Field Guide to the Deep History Coast
The West Runton Freshwater Bed
The West Runton Freshwater Bed (WRFB) is a remarkable deposit of international importance. It is one of the few deposits on the Norfolk coast that can be relied upon to be exposed, at least to some extent and to yield fossil material on a regular basis. As such it has been the favourite haunt of collectors, amateur and professional. The bed was first described in the 19th century and over the years has yielded an extensive faunal and botanical list that in some cases is the earliest know occurrance of a taxon. It tells us a great deal about the environment and climate in the interglacial period that has been named the Cromerian and this is its stratotype locality. The 'Cromer Complex' of the Dutch sequence includes several warm periods but determining which of them equates to this, the Type Cromer sensu stricto is problematic. Various methods of estimating the date place it somewhere in the range 500,000 to 780,000 years. Thus, it may equate to Marine Isotope Stage 15 (<621 ka) or 17 (<721 ka).
Prior to the formal work of Professor Richard West (published 1980) it was known as the Upper Freshwater Bed, differentiating it from the Lower Freshwater Bed of greater antiquity, which occur in small outcrops and represent a variety of ages. With the recognition that the numerous exposures of organic muds along the coast were of different ages the term Upper Freshwater Bed has been dropped in favour of the West Runton Freshwater Bed being applied to the Runton locality alone and other deposits are refered to as contemporary with West Runton, pre-West Runton or post-West Runton where this can be determined.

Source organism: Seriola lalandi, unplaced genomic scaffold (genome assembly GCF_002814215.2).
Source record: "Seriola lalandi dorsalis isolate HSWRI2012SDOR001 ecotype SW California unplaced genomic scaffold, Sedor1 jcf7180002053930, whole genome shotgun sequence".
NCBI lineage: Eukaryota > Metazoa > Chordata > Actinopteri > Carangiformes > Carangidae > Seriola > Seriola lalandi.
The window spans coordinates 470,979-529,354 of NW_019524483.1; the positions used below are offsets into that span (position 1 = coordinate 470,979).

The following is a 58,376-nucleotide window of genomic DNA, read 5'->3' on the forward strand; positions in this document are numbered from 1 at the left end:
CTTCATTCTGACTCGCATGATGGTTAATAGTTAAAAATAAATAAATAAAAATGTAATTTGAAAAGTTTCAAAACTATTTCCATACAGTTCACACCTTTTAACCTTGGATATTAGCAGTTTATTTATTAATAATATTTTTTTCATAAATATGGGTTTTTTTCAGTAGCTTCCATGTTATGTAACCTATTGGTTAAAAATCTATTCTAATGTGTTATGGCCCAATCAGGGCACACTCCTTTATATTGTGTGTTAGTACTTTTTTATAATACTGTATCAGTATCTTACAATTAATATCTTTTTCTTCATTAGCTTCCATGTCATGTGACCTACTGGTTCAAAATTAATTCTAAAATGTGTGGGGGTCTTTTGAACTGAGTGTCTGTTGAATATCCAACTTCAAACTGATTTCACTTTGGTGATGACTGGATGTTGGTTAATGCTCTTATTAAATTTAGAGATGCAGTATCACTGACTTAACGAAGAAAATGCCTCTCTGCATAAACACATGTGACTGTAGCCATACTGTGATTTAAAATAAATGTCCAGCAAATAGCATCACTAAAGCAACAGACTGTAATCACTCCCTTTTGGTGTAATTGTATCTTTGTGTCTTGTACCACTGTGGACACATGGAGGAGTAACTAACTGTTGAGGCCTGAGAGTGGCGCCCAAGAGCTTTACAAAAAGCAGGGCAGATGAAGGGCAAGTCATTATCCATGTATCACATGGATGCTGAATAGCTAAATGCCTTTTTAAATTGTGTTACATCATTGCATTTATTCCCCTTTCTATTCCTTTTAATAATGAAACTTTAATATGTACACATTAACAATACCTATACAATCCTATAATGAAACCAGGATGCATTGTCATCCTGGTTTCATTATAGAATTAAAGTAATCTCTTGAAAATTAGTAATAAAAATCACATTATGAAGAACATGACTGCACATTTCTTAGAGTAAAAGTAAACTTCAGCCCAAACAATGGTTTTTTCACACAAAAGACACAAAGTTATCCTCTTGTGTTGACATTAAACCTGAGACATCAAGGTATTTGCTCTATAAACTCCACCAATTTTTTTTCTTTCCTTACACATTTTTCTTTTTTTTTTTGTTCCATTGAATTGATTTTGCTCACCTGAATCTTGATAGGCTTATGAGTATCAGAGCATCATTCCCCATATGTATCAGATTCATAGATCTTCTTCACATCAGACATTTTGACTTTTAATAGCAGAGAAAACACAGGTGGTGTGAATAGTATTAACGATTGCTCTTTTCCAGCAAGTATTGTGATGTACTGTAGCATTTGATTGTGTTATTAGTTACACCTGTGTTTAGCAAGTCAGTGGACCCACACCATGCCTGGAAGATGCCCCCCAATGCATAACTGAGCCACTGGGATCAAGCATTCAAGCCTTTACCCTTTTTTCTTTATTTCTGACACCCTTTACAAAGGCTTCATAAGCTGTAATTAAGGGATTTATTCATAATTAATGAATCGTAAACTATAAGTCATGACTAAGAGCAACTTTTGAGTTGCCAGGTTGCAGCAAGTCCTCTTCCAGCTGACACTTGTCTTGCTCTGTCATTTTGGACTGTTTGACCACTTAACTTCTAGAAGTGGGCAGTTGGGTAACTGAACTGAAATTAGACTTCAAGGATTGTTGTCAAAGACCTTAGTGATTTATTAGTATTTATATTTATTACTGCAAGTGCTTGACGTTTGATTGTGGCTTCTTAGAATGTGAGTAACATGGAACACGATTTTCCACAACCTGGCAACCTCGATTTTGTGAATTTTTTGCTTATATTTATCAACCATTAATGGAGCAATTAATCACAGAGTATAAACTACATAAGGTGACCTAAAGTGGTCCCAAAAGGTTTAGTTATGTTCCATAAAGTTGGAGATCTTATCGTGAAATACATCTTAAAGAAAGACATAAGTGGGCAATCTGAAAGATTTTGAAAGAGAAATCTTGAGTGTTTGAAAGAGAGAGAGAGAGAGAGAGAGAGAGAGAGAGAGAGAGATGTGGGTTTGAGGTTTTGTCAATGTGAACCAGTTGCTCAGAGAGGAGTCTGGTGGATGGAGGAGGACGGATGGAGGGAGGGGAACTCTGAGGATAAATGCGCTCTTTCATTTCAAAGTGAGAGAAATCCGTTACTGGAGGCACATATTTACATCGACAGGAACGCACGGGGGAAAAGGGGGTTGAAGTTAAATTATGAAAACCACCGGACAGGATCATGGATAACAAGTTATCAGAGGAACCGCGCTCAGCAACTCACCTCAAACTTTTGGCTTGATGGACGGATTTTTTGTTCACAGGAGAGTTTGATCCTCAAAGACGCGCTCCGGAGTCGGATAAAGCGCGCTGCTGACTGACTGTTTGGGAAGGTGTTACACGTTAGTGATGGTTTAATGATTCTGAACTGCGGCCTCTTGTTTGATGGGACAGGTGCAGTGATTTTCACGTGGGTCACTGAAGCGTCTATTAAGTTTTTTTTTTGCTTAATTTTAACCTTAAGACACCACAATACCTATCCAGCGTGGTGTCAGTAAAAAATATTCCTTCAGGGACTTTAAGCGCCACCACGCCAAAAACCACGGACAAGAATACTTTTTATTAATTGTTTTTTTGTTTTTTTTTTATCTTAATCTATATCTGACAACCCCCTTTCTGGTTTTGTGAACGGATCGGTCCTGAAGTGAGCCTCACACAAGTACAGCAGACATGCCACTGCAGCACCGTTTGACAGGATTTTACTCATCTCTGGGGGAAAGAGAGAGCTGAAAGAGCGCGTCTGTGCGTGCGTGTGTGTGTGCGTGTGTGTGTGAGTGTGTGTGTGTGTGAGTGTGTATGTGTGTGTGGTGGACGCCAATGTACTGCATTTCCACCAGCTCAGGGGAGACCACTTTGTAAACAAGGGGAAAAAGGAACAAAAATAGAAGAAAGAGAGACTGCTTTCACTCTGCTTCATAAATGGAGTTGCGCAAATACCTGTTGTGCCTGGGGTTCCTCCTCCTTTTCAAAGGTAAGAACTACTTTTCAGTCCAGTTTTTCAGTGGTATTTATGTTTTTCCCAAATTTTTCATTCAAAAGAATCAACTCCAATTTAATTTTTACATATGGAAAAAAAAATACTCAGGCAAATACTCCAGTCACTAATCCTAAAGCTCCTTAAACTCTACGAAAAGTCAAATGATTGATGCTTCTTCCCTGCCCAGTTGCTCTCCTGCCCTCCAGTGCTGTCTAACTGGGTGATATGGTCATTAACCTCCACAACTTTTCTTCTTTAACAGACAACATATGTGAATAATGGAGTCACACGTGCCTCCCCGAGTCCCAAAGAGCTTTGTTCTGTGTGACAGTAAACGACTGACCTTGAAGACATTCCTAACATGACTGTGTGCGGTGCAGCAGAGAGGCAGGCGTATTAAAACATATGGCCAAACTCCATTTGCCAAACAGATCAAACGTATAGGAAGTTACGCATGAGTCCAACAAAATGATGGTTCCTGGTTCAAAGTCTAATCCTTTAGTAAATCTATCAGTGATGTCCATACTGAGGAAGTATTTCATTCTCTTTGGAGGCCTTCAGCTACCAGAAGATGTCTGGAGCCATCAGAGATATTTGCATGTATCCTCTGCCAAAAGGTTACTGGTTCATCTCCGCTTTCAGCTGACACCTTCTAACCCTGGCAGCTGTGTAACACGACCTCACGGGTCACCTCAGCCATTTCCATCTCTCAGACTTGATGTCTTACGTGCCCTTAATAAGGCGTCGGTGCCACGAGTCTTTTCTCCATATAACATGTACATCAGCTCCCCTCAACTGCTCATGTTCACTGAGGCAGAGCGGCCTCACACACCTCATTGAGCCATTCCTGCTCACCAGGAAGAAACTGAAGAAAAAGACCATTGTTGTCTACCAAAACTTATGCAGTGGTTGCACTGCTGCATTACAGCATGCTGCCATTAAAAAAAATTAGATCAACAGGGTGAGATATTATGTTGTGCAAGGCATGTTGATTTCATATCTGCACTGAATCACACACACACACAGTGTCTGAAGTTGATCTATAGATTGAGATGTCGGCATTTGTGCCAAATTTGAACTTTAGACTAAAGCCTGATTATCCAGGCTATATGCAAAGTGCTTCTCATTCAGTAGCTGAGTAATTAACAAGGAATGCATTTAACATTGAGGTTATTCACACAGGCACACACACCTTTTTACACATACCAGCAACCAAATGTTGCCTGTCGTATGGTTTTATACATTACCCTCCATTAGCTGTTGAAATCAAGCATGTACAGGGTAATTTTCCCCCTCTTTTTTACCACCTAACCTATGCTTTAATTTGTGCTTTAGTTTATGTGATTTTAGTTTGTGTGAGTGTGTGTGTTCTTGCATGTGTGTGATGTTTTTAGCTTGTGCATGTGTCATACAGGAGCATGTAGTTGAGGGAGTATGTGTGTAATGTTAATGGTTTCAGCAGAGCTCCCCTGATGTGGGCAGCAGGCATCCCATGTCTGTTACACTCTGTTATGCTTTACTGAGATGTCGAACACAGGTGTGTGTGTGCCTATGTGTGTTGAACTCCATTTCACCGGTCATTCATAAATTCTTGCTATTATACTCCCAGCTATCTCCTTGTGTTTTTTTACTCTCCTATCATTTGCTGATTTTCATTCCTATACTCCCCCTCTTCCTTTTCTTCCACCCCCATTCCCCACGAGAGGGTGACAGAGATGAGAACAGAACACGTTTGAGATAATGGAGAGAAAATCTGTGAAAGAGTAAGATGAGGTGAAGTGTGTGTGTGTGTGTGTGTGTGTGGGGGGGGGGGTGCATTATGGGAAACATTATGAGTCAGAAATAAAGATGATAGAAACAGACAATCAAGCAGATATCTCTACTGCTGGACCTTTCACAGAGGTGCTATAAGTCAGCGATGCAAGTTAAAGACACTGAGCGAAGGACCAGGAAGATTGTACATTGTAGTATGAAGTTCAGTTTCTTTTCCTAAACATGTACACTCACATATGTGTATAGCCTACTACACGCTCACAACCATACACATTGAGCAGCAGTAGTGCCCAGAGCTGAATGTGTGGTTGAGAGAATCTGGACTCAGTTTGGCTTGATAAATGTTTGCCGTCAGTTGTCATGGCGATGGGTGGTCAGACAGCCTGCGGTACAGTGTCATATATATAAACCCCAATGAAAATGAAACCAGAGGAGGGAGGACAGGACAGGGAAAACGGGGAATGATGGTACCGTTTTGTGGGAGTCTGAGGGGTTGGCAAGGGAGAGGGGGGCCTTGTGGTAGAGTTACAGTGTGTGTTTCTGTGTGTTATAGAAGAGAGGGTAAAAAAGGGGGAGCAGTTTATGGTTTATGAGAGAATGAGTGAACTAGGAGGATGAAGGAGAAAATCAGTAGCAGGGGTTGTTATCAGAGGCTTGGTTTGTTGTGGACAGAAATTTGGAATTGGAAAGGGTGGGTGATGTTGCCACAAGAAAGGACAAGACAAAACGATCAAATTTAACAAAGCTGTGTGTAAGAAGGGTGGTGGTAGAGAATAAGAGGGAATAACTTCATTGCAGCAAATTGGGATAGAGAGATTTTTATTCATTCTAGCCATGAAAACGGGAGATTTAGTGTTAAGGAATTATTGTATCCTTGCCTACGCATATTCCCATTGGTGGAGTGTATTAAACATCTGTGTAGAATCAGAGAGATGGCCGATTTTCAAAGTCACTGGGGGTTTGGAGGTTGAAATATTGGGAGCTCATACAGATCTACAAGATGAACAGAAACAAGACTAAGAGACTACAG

The principal deposit of the WRFB is a lens-shaped organic sandy mud about 260m wide from just west of Woman Hythe (West Runton Gap) to just beyond Goss' Gap to the east. It is about 1.6 m thick at the deepest part and thinning gradually westwards but ending more abruptly to the east of Goss' Gap. In recent decades the width of the central channel has been shortening at its eastern end as the cliff has been eroded. Thus the eastern end at the time of writing (2017) is only a few metres east of Goss' Gap and Goss' Gap itself is barely a feature at all, marked only by an iron drainage pipe and a dribble of water coming out of the cliff. Two smaller swales occur, one to the east of Goss' Gap and one to the west of Woman Hythe and these occasionally yield fossils but not to the same extent as the large central deposit. Beneath the WRFB are orange sands and gravels assigned to the preceeding Beestonian cold stage. The top of the WRFB is defined by a marine transgression with a lag gravel resting directly on top (The Monkey Gravel, on account of the discovery of the finger bones of a Macac Macaca sp.)which is succeeded by tidal sands and silts and then by freshwater sands that are assigned to the Anglian cold stage. A sharp contact at the top of the freshwater sands defines the base of the glacigenic deposits of the Anglian stage, including tills, and outwash sands and gravels. The glacial deposits are heavily sheared and glaciotectonised in a formation known to the Victorian and later geologists as the Contorted Drift.